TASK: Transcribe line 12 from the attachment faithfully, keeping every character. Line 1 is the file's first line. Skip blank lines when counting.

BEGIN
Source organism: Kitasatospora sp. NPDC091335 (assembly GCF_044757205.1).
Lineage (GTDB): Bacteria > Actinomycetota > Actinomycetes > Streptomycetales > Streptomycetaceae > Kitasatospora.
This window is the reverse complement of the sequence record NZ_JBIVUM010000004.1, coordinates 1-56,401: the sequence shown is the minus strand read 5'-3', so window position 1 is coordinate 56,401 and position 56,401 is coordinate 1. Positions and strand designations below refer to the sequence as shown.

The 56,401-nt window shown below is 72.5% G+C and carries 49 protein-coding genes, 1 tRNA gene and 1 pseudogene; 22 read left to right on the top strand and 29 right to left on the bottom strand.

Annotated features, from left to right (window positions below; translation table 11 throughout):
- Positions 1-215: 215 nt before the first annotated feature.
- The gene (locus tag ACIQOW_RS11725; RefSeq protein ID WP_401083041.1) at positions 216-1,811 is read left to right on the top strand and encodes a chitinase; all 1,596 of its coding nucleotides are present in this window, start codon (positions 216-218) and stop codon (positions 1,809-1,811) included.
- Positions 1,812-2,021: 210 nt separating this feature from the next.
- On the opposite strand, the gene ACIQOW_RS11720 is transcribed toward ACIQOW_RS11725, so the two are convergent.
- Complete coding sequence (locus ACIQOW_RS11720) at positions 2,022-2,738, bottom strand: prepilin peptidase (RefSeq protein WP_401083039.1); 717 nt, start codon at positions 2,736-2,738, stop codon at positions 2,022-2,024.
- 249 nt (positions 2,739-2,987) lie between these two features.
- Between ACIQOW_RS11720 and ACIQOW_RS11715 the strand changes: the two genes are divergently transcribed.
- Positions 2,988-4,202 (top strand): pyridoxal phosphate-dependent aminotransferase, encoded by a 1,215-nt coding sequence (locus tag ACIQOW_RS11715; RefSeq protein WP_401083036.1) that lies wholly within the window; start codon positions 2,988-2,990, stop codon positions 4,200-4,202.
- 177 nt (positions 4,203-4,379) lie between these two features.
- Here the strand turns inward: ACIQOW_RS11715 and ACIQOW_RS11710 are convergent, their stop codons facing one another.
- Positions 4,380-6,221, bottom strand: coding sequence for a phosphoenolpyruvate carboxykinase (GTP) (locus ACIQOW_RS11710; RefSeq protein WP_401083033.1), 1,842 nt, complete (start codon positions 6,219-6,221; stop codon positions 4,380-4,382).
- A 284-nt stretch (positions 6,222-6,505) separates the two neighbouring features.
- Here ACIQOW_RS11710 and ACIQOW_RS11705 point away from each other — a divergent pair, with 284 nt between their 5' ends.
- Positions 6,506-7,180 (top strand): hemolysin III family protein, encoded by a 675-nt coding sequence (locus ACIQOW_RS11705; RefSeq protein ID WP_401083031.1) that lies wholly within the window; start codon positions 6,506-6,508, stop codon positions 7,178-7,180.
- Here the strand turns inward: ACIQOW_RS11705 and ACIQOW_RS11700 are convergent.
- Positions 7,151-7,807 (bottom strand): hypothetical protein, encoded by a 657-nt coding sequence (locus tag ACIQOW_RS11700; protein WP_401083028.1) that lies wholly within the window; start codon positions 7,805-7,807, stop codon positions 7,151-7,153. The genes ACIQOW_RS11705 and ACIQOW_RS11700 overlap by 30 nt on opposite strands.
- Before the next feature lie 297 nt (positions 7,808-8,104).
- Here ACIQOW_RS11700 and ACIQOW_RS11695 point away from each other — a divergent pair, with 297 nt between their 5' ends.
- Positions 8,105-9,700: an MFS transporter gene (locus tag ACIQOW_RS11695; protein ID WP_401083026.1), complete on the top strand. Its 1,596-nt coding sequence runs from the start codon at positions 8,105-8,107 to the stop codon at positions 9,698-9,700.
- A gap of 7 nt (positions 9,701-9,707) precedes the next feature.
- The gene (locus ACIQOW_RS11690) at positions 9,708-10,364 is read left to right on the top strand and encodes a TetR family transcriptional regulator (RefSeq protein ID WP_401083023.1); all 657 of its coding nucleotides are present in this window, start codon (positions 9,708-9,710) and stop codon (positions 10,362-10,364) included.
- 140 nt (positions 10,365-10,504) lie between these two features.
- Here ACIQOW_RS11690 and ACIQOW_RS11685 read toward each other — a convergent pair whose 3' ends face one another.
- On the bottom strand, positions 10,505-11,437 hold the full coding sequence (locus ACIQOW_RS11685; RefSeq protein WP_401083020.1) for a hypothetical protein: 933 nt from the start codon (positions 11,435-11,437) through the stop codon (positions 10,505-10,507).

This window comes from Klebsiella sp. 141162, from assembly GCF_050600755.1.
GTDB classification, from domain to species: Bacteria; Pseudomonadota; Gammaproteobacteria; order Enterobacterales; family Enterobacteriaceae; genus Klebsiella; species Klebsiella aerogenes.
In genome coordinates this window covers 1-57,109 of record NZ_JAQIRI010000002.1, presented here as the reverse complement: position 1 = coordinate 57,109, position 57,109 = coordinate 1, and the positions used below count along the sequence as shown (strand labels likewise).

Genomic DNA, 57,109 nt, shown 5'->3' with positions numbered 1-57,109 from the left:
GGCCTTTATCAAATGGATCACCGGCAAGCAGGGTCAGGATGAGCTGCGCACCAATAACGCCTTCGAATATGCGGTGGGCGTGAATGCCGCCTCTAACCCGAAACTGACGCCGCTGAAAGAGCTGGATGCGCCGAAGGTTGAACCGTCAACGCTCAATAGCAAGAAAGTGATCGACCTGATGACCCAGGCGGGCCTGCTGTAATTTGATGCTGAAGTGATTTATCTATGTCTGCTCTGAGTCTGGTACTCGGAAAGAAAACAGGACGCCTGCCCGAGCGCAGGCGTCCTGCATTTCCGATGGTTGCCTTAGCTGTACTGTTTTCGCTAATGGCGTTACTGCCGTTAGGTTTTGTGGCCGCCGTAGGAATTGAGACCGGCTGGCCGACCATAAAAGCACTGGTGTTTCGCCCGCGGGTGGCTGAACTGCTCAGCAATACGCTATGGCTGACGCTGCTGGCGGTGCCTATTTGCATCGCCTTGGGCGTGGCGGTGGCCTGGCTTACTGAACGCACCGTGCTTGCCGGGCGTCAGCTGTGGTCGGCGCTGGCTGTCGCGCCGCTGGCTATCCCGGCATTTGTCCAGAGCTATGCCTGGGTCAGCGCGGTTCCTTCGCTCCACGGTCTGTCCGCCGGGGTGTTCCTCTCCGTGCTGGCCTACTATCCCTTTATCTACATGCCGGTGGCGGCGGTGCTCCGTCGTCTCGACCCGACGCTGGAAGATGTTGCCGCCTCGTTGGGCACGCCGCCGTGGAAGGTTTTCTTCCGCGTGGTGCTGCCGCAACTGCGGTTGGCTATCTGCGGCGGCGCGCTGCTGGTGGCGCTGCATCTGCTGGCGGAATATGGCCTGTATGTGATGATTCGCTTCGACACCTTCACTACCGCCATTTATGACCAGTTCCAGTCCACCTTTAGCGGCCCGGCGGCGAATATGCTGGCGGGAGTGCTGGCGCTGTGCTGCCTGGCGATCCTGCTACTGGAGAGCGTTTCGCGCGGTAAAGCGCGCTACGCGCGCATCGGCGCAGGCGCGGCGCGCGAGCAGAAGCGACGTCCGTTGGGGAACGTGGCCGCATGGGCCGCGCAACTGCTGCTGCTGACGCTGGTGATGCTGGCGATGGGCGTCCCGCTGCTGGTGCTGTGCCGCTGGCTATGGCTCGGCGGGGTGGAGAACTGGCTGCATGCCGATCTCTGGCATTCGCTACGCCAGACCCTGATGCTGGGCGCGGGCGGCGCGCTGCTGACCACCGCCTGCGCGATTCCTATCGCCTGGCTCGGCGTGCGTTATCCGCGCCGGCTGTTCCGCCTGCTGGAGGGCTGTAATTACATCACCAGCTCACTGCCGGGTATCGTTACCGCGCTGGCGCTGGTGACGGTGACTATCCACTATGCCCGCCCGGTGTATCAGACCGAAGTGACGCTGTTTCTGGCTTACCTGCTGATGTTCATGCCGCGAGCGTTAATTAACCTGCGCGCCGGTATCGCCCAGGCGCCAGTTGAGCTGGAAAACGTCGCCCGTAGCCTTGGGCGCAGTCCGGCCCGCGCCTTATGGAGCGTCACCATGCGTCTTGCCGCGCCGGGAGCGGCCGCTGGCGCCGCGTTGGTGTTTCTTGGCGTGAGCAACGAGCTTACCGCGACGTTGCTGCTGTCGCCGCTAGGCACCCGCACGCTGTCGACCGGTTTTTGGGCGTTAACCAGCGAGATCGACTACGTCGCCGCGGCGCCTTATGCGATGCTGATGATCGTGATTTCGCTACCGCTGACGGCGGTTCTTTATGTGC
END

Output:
- Between ACIQOW_RS11720 and ACIQOW_RS11715 the strand changes: the two genes are divergently transcribed.